If my notes are correct, it’s been 13 games since Bill Self strayed from a four-guard look and played two bigs together. And that didn’t always go so well.
KU was up by nearly 50 against Toledo on Nov. 28, and Self figured it’d be a good time to try out Mitch Lightfoot and Udoka Azubuike in the same lineup. At one point, the coach called one of his standard plays, and Lightfoot couldn’t shake free from his defender at the top of the key, forcing Lagerald Vick to improvise and drive while putting up a guarded shot attempt.
Self yelled at Lightfoot to get himself open, then tried the same play the next possession. This time, Azubuike didn’t get great position inside, then also didn’t go after a pass aggressively, leading to a near-turnover when the ball deflected off the bottom of the backboard.
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This isn’t written to pick on KU’s big men for mistakes two months ago. Instead, it illustrates a reality: Doing something you’re not familiar with can be difficult.
And that’s what KU faces midseason as Self talked Thursday about how the Jayhawks shifted this week to play two true forwards together in practice a portion of the time.
This is an interesting spot for both KU and Self one-third of the way through conference play. The Jayhawks are 5-1 with momentum built up following their biggest victory of the season on Monday at West Virginia.
Then again, KU is far from perfect. The team has won its five league games by a combined 21 points, and while Self often finds ways to coax close wins out of his teams, the lack of dominance in home games against Iowa State and Kansas State could lead us to believe this team isn’t one of the elites.
The main struggle, clearly, is defense. According to advanced metrics, this is Self’s worst defensive team in his 15 seasons at KU, so trying to get a second big guy on the floor makes sense.
KU has been decent with first-shot defense, but a team needs more than that to be successful. Because of depth issues, the Jayhawks haven’t had the energy to create a high number of turnovers, and because they’re playing small, they’ve been crushed on the defensive glass in conference play.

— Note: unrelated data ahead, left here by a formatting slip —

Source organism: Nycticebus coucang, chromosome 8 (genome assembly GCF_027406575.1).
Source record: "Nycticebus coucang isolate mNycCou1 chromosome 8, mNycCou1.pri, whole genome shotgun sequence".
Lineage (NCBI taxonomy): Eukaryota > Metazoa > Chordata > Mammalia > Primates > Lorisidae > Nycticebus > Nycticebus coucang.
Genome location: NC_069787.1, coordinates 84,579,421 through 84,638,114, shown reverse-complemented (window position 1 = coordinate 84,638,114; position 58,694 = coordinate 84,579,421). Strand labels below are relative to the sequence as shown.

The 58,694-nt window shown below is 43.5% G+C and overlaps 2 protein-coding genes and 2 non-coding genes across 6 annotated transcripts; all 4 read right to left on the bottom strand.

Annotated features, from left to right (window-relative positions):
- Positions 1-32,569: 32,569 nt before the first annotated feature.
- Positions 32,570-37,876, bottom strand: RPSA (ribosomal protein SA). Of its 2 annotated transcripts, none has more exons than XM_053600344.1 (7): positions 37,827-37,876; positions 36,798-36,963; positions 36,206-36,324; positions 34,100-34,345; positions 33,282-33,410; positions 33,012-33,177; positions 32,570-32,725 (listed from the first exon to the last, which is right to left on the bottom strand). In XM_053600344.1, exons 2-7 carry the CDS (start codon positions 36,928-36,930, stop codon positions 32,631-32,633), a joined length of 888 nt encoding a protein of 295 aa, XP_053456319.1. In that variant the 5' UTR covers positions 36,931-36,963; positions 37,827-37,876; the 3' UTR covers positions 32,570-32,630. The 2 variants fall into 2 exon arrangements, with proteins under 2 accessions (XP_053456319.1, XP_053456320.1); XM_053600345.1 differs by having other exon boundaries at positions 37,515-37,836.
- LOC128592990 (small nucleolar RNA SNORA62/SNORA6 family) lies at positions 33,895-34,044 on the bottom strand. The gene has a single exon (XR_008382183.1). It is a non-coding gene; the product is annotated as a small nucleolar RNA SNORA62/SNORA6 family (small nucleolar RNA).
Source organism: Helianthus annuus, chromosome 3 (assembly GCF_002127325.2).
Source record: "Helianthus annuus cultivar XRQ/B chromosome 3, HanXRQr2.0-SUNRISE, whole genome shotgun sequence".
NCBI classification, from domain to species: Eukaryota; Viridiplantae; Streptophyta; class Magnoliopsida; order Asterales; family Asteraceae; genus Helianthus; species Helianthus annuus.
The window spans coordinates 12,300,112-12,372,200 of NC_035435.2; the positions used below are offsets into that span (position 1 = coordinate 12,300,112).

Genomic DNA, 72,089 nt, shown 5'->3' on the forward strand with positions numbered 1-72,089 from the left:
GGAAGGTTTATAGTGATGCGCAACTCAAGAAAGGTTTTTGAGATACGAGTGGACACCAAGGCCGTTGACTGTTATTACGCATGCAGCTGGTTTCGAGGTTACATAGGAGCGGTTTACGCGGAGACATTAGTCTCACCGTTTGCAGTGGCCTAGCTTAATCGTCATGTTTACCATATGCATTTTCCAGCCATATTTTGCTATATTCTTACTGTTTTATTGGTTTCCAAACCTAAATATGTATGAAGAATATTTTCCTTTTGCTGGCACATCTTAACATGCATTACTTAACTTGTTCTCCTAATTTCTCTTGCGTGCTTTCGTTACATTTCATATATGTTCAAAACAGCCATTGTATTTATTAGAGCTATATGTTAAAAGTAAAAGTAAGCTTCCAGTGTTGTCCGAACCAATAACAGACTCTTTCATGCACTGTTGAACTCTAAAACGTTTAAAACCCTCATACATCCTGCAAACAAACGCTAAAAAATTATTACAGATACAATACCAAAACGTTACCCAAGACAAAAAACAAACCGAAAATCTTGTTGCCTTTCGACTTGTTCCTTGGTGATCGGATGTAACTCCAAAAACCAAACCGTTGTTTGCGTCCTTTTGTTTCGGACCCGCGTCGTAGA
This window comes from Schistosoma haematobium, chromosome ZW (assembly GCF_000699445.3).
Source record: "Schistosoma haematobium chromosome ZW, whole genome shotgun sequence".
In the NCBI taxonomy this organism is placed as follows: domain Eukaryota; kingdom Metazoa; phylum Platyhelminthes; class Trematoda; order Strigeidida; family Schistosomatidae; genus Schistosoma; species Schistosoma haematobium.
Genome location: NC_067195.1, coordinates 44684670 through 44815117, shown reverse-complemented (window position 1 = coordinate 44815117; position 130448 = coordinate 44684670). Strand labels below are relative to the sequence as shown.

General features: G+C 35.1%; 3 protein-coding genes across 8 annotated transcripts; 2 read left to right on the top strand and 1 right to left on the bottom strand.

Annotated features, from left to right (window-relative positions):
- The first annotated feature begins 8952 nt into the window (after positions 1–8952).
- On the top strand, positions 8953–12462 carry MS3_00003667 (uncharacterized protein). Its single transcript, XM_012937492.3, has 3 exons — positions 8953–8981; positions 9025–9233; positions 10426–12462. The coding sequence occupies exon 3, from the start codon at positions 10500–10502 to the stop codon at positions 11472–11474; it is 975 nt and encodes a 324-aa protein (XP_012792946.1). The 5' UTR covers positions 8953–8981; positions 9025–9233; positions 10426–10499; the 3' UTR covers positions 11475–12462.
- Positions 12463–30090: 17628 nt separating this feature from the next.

So the easiest solution has always been this: Get another defensive rebounder on the floor more often. The “force-one-bad-shot-and-grab-the-miss” defense has been a staple for Self through the years, and it certainly seems like a viable play if the just-eligible De Sousa is able to continue his rapid development (and more of an option if Billy Preston gets cleared by the NCAA, though that seemingly appears to be getting less likely by the day).
This change, though, could be riskier than it appears. KU might fix some of its defensive issues with two bigs on the floor, but that setup also could hurt the team’s offense, which has developed a nice punch-counterpunch with four talented outside shooters surrounding the efficient Azubuike inside.
Some offensive struggles should be expected when KU rolls out the two-big offense here soon. Like the examples above, there will be times when players aren’t in the right spots or don’t execute perfectly, mostly because their repetitions are limited on those plays.
If nothing else, though, having an ability to go “big” gives Self another option. He might use it 15 minutes in some games and not at all in other matchups.
Playing a new way isn’t without downside, though. It’s possible that KU’s improved rebounding and defense won’t be enough to make up for subpar offense playing an unfamiliar style, which could leave the Jayhawks in a worse spot than they were before.
It’s all a long way of saying this: KU is happy to have De Sousa, as he can lengthen the team’s rotation while making it more versatile.
There’s no guarantee though — especially in this particular case — that two big men will be better than one.